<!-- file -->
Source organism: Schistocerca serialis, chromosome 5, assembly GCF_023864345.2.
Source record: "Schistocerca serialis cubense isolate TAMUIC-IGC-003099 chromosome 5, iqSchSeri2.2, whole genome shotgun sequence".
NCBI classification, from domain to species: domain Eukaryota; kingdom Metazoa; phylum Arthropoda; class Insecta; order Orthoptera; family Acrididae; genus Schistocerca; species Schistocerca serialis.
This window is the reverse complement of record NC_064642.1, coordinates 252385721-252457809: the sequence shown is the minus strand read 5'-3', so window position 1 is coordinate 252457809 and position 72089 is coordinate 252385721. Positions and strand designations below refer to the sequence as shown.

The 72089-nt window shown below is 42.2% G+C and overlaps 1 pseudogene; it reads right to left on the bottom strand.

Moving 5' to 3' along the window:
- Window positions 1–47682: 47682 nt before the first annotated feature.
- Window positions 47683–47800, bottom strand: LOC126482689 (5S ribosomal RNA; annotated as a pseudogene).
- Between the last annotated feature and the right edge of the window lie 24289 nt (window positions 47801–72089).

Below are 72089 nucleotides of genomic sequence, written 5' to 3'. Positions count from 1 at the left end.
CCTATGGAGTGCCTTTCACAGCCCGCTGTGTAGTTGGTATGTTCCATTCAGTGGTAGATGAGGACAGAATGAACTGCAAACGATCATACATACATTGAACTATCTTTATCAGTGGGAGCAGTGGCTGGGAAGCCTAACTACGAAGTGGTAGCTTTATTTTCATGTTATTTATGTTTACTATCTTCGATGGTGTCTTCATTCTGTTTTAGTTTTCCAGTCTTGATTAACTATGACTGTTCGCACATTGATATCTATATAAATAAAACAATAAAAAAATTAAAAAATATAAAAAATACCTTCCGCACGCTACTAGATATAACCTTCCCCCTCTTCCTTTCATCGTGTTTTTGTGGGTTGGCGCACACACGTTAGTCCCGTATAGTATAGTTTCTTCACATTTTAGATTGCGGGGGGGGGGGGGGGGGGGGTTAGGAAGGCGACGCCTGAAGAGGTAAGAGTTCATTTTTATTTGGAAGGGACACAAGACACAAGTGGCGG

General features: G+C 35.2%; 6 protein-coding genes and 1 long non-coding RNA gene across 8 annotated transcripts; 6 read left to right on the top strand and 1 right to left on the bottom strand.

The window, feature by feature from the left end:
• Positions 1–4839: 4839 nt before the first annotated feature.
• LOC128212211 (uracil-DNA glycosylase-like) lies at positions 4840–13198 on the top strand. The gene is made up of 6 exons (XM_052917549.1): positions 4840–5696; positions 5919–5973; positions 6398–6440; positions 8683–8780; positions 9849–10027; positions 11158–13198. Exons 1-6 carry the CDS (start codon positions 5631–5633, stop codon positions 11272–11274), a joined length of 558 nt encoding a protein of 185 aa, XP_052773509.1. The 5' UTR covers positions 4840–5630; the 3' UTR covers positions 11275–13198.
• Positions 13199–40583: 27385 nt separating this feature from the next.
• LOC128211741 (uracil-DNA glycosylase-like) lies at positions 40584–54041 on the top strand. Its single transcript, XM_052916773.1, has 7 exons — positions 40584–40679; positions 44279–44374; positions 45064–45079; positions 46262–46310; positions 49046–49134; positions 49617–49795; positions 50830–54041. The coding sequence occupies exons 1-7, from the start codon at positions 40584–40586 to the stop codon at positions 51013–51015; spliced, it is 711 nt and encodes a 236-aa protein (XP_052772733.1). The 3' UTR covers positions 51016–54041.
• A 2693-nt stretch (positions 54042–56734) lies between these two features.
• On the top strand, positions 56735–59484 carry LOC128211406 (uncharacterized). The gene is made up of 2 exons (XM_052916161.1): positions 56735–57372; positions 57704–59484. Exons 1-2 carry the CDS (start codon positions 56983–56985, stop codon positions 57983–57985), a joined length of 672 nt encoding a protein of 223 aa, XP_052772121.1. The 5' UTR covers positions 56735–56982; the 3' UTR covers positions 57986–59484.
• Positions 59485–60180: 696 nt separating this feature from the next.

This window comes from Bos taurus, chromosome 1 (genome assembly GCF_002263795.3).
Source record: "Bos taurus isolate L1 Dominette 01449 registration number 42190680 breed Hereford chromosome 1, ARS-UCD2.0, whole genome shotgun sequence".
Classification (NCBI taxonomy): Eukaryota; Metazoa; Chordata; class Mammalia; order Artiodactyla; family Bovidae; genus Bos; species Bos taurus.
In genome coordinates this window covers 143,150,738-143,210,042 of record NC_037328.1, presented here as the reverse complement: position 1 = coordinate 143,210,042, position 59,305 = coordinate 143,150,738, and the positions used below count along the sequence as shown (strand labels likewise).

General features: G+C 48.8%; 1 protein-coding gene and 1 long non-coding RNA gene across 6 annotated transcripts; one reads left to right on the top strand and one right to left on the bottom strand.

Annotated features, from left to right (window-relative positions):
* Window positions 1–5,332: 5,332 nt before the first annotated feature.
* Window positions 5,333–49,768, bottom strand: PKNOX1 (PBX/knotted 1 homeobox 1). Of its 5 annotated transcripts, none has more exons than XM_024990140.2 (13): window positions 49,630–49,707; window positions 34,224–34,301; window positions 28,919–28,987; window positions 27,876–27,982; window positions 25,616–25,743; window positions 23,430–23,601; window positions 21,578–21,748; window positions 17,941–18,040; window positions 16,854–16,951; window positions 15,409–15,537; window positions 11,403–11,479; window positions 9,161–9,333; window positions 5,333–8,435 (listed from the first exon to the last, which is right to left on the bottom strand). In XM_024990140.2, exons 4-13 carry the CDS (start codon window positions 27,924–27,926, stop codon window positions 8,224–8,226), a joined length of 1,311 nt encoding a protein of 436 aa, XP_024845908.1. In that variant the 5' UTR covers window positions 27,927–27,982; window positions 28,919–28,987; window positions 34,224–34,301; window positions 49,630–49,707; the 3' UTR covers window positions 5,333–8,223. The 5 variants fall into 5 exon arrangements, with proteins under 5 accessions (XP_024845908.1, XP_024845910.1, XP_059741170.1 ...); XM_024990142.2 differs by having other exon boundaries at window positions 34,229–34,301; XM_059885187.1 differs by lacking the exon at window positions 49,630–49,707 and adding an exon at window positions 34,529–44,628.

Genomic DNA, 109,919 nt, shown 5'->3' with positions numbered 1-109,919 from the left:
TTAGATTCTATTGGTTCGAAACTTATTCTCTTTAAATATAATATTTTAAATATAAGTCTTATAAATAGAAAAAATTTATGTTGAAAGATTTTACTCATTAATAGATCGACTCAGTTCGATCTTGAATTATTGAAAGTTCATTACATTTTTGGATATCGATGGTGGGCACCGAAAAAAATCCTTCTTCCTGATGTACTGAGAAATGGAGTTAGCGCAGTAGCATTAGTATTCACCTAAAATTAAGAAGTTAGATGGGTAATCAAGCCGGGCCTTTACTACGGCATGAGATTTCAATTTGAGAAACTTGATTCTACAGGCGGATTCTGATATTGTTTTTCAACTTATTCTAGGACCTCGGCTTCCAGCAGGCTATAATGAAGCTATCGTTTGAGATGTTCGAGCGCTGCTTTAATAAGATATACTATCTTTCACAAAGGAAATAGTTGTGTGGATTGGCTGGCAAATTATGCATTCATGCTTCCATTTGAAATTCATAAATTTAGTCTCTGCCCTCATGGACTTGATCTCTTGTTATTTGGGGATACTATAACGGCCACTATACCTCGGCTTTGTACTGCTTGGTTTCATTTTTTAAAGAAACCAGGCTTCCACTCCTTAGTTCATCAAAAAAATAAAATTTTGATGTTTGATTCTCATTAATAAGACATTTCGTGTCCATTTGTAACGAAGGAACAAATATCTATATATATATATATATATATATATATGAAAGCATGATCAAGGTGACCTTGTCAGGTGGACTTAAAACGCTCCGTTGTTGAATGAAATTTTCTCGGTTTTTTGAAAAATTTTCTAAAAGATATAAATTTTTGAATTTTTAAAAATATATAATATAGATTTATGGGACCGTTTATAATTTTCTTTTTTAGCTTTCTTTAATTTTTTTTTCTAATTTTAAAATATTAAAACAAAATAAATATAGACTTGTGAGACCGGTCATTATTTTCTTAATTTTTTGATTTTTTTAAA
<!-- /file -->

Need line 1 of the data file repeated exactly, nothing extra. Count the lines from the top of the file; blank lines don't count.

Source organism: Schistocerca serialis, chromosome 5, assembly GCF_023864345.2.